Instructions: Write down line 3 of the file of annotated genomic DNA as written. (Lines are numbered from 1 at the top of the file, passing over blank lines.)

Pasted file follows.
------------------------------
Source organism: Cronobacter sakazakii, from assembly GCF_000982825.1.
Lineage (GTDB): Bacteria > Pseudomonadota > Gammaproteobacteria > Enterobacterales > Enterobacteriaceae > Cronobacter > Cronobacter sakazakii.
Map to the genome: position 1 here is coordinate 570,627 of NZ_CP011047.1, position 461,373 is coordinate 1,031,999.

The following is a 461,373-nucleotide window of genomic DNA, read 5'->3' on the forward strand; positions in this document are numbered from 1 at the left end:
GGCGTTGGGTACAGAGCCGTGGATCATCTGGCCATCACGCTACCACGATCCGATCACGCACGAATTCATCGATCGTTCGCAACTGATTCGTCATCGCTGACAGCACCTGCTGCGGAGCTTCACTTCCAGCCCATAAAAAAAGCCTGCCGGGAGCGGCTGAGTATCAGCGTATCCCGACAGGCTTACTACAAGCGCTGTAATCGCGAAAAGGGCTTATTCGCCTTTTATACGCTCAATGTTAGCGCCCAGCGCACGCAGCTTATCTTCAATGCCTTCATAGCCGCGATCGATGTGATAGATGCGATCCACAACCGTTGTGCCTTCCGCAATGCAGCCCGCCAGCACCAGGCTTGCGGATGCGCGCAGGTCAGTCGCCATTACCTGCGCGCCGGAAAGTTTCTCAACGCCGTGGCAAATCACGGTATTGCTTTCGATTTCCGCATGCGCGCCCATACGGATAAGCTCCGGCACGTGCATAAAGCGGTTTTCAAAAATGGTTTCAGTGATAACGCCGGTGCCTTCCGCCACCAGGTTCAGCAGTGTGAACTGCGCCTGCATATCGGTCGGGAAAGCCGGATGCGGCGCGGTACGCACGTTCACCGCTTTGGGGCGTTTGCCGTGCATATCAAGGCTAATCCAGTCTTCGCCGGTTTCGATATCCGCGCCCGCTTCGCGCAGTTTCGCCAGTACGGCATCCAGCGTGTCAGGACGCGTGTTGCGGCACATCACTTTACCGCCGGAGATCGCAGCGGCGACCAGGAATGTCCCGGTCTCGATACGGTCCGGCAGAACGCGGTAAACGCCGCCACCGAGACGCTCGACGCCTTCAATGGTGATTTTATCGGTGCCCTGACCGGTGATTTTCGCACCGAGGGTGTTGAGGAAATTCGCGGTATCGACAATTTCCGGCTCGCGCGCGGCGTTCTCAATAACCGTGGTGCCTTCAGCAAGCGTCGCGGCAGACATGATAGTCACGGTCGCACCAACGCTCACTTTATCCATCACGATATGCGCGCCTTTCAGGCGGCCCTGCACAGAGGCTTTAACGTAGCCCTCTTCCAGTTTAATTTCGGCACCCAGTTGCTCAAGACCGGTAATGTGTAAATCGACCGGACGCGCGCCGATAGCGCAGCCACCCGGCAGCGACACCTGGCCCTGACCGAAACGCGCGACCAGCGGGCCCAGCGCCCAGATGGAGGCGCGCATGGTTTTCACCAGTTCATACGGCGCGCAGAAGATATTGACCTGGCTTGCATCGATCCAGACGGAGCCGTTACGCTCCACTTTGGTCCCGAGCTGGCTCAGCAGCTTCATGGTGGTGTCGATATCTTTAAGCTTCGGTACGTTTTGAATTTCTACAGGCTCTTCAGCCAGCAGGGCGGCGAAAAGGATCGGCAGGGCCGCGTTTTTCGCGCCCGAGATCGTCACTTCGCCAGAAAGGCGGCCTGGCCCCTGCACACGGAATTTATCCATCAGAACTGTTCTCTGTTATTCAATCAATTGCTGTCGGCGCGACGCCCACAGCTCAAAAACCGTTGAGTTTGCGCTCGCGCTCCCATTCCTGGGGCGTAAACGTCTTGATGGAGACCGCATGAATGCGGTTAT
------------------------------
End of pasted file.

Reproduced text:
Map to the genome: position 1 here is coordinate 570,627 of NZ_CP011047.1, position 461,373 is coordinate 1,031,999.